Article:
The Draft Equality and Non-Discrimination Bill enters the National Congress and makes its first appearance in the Dominican National Congress almost a decade ago, through a senator from the province of San Juan. He is presented with what appears to be a benign bill that, as its name indicates, only seeks equality and non-discrimination of people in our country.

What happens? It turns out that the Draft Law on Equality and Non-Discrimination is a Draft Law on ‘Gender Identity’. Following the international pattern established by the promoters of ‘gender identity’ policies, and at a time when more and more people are becoming aware of the problems that arise from this new conceptualization of ‘gender’ as a personal identity (opposite to the feminist theory that gender is a hierarchy that exists to justify the subordination of women), instead of openly expressing these positions, it is preferable to infiltrate them inside of other bills which are more popular or generate greater acceptance within the population. Undoubtedly, many people within the Dominican Republic support greater protection for all people made vulnerable by discrimination, and sanctions against inequality, but the to question theories of ‘gender identity’, without democratic discussion and behind the population’s back, is entirely legitimate.

This is not because the Dominican population is in its totality ignorant, conservative, “anti-rights” or transphobic. It is because people notice when people in power want to introduce incoherent concepts and theories into our policies. That senator from the province of San Juan, who has just been re-elected by a large majority, eventually realized that the Draft Bill which was sold to him as entirely benign, is more complex than it appeared and stepped away from it. The Draft Bill is then worked on in more detail and other legislators, sympathetic to the interests of certain international organizations, promise to take over the project.

In this interval, some rather lonely figures begin to publicly question the content of the Draft Law. In response to the specific objections presented, the word ‘sex’ is included within the jurisdiction of the legislation. It is included only once and at the beginning, within a definition … it can be said that it was done this way so that no one complains that it is was not mentioned.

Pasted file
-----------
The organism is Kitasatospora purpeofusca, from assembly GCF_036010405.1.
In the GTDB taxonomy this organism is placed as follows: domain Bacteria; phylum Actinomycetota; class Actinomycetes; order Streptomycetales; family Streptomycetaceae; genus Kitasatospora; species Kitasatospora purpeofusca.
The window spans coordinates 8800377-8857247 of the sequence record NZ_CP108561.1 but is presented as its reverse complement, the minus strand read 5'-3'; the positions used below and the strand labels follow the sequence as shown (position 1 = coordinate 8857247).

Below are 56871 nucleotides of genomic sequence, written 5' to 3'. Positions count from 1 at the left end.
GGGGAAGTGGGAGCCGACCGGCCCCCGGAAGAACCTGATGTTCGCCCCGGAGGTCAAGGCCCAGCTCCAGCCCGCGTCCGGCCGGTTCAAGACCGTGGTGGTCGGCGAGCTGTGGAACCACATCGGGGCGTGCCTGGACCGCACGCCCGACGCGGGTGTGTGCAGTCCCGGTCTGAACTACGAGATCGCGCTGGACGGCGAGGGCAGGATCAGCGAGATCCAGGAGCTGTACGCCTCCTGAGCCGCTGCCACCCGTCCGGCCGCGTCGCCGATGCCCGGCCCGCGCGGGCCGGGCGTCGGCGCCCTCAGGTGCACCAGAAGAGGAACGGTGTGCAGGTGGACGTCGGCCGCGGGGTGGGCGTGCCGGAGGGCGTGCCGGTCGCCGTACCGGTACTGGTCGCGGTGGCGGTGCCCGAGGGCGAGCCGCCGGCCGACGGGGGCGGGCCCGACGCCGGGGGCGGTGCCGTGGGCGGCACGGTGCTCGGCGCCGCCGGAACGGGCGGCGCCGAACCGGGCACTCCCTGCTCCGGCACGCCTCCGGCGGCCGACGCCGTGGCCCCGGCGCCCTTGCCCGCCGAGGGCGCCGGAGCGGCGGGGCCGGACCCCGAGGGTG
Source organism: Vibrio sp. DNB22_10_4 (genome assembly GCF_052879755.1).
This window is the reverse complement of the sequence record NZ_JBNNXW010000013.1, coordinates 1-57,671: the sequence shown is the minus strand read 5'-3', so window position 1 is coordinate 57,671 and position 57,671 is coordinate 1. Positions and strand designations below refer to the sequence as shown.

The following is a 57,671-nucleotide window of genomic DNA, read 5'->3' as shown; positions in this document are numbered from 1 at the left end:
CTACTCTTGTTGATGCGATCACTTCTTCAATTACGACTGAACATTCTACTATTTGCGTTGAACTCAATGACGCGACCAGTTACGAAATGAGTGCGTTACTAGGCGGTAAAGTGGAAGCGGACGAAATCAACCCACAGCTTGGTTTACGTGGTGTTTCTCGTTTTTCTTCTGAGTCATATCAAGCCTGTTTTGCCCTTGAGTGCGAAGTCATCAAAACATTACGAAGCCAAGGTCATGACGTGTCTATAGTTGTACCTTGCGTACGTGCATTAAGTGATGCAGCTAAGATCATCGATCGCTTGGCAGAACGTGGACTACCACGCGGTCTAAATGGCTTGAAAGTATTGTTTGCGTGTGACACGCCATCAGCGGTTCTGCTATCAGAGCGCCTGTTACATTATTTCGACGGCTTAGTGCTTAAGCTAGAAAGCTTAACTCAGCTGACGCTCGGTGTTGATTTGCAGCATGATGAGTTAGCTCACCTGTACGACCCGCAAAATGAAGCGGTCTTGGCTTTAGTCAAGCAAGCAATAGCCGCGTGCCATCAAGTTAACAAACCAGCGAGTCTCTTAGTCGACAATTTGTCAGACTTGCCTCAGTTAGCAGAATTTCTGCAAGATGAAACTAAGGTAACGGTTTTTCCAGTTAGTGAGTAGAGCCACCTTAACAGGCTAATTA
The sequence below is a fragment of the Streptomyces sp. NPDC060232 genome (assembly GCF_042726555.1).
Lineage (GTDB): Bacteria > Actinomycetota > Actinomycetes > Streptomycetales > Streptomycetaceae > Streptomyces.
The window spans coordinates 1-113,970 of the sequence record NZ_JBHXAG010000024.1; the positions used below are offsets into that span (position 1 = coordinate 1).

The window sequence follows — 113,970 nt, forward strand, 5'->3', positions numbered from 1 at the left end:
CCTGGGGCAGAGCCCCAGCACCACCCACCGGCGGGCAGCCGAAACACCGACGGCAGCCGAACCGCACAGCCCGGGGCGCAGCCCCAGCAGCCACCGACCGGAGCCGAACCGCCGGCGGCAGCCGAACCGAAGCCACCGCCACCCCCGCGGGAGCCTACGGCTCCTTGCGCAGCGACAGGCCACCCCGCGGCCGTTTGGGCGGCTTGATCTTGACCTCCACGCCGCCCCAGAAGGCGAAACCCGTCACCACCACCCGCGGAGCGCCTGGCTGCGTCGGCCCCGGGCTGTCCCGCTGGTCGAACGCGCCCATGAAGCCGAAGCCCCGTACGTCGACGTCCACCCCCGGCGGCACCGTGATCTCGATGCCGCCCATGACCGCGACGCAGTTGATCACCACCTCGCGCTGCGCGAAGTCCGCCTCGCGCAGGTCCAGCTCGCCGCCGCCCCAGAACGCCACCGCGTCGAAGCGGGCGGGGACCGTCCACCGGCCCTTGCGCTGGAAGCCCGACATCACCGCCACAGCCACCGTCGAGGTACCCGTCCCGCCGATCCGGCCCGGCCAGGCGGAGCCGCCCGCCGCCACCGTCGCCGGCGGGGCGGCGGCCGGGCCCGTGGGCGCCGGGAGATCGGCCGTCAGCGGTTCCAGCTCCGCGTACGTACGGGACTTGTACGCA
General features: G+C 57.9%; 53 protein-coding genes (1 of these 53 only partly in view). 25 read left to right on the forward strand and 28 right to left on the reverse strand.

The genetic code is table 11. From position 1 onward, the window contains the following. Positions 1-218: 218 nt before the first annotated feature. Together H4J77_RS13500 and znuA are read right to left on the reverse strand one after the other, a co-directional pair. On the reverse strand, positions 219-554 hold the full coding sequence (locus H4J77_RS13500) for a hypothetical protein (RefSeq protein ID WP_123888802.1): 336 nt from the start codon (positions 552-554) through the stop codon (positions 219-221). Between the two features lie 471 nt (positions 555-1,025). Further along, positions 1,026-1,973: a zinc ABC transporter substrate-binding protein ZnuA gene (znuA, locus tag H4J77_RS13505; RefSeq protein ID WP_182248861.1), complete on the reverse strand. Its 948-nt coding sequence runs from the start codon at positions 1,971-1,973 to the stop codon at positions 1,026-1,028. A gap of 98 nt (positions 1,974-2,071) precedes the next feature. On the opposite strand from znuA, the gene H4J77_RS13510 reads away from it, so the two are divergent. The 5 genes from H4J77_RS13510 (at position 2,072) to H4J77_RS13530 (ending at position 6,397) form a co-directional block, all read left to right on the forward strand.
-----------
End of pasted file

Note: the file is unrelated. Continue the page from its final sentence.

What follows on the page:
The Draft Bill establishes that ‘discrimination’ is:

“Any distinction, exclusion, restriction or preference, in any public or private sphere, that has the objective or effect of nullifying or limiting the recognition, enjoyment or exercise, under conditions of equality, of one or more human rights (HR) or fundamental freedoms enshrined in international human rights instruments, the Dominican Constitution and laws.

It can be based on reasons of skin color, lineage or national or ethnic origin, age, sex, sexual orientation, gender identity and expression, language, religion and/or spiritual beliefs, cultural identity, political opinions or of any other nature, social origin, socioeconomic position, level of education, migratory, refugee, returnee, stateless or internally displaced status, disability, people who have served a sentence, genetic characteristic, mental or physical health condition, including infectious, disabling psychic or any other person, deprived of liberty, among others.”

But analyzing the content of this legislative proposal extensively, we realize that this mention is practically irrelevant because any protection of rights based on ‘sex’ is invalidated by the conceptualization and implementation of this new concept of ‘gender identity’, prioritized transversely within the document.

How can the rights of women to sex-segregated sports, to shelters for women victims of sexist violence or to prisons differentiated by sex be protected, if these are understood according to people’s ‘gender identity or expression’?

Please keep in mind that our current constitution does not recognise sex: only gender.

Among the ‘vulnerable groups’ within the bill we find the following paragraph. Here we realize that the intention has never been to protect rights based on sex:

“Are those groups that, due to their age, sexual orientation, gender identity and expression, physical or mental health condition, or due to social, economic, origin, ancestry, nationality and / or cultural circumstances, find it particularly difficult to fully exercise the rights recognized by the legal system due to historical practices of discrimination and exclusion. These include, by way of enunciation and not limited to: women, children and adolescents, youth at risk, people with disabilities (physical or mental), older adults, people of various sexual orientations and gender identities, people living with HIV/AIDS, sex workers, migrants, people who use drugs, people deprived of liberty and/or who have served time, among others.”

In other words, that mention of ‘sex’ was simply a formality, not a transversal axis. And it cannot be, because the purpose of this legislative proposal is to legislate in favour of its antithesis: ‘gender identity’.

The same Draft Law on Equality and Non-Discrimination defines ‘gender’ as:

“Socially constructed roles, behaviours, activities and attributes that a society considers appropriate for men and women.”